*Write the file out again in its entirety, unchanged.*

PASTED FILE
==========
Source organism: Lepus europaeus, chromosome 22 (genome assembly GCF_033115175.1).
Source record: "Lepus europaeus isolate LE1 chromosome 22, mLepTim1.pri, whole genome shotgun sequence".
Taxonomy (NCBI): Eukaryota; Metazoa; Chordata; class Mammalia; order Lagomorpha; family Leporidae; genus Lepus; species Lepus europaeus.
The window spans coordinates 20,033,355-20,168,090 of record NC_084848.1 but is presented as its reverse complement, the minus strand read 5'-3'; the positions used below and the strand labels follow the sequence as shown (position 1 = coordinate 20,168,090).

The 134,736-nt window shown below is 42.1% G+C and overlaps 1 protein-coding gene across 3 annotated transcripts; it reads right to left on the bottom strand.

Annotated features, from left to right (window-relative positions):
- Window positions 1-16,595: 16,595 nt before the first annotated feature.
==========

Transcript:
Source organism: Lepus europaeus, chromosome 22 (genome assembly GCF_033115175.1).
Source record: "Lepus europaeus isolate LE1 chromosome 22, mLepTim1.pri, whole genome shotgun sequence".
Taxonomy (NCBI): Eukaryota; Metazoa; Chordata; class Mammalia; order Lagomorpha; family Leporidae; genus Lepus; species Lepus europaeus.
The window spans coordinates 20,033,355-20,168,090 of record NC_084848.1 but is presented as its reverse complement, the minus strand read 5'-3'; the positions used below and the strand labels follow the sequence as shown (position 1 = coordinate 20,168,090).

The 134,736-nt window shown below is 42.1% G+C and overlaps 1 protein-coding gene across 3 annotated transcripts; it reads right to left on the bottom strand.

Annotated features, from left to right (window-relative positions):
- Window positions 1-16,595: 16,595 nt before the first annotated feature.